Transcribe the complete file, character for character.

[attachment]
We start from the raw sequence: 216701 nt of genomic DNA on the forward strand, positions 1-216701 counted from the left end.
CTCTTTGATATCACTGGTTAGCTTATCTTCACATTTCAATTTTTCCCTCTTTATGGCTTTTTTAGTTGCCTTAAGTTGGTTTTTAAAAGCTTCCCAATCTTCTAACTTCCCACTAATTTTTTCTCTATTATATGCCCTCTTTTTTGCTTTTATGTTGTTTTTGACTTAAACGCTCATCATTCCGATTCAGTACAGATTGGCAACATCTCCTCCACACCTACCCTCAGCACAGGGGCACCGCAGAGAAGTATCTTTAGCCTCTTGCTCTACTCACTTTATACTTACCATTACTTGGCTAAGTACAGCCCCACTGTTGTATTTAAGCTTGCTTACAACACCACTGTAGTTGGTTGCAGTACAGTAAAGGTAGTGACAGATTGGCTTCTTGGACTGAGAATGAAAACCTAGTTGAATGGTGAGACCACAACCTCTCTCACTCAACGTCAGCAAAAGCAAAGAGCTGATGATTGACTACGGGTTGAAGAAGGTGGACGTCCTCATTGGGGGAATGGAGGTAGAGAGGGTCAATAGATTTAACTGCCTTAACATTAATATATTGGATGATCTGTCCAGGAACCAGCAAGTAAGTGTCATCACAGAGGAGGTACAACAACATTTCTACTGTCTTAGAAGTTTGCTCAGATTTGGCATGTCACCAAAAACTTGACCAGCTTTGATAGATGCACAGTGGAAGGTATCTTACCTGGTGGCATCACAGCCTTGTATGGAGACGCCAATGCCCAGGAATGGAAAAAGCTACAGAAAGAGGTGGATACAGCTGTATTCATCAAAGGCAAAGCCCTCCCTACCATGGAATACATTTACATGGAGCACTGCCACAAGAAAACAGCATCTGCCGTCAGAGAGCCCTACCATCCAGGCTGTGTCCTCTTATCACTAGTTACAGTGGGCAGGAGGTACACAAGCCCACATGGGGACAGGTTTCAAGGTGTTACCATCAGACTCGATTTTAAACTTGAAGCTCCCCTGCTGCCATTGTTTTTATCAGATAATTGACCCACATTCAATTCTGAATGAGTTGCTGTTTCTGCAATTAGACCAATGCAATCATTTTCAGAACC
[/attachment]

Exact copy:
We start from the raw sequence: 216701 nt of genomic DNA on the forward strand, positions 1-216701 counted from the left end.
CTCTTTGATATCACTGGTTAGCTTATCTTCACATTTCAATTTTTCCCTCTTTATGGCTTTTTTAGTTGCCTTAAGTTGGTTTTTAAAAGCTTCCCAATCTTCTAACTTCCCACTAATTTTTTCTCTATTATATGCCCTCTTTTTTGCTTTTATGTTGTTTTTGACTTAAACGCTCATCATTCCGATTCAGTACAGATTGGCAACATCTCCTCCACACCTACCCTCAGCACAGGGGCACCGCAGAGAAGTATCTTTAGCCTCTTGCTCTACTCACTTTATACTTACCATTACTTGGCTAAGTACAGCCCCACTGTTGTATTTAAGCTTGCTTACAACACCACTGTAGTTGGTTGCAGTACAGTAAAGGTAGTGACAGATTGGCTTCTTGGACTGAGAATGAAAACCTAGTTGAATGGTGAGACCACAACCTCTCTCACTCAACGTCAGCAAAAGCAAAGAGCTGATGATTGACTACGGGTTGAAGAAGGTGGACGTCCTCATTGGGGGAATGGAGGTAGAGAGGGTCAATAGATTTAACTGCCTTAACATTAATATATTGGATGATCTGTCCAGGAACCAGCAAGTAAGTGTCATCACAGAGGAGGTACAACAACATTTCTACTGTCTTAGAAGTTTGCTCAGATTTGGCATGTCACCAAAAACTTGACCAGCTTTGATAGATGCACAGTGGAAGGTATCTTACCTGGTGGCATCACAGCCTTGTATGGAGACGCCAATGCCCAGGAATGGAAAAAGCTACAGAAAGAGGTGGATACAGCTGTATTCATCAAAGGCAAAGCCCTCCCTACCATGGAATACATTTACATGGAGCACTGCCACAAGAAAACAGCATCTGCCGTCAGAGAGCCCTACCATCCAGGCTGTGTCCTCTTATCACTAGTTACAGTGGGCAGGAGGTACACAAGCCCACATGGGGACAGGTTTCAAGGTGTTACCATCAGACTCGATTTTAAACTTGAAGCTCCCCTGCTGCCATTGTTTTTATCAGATAATTGACCCACATTCAATTCTGAATGAGTTGCTGTTTCTGCAATTAGACCAATGCAATCATTTTCAGAACC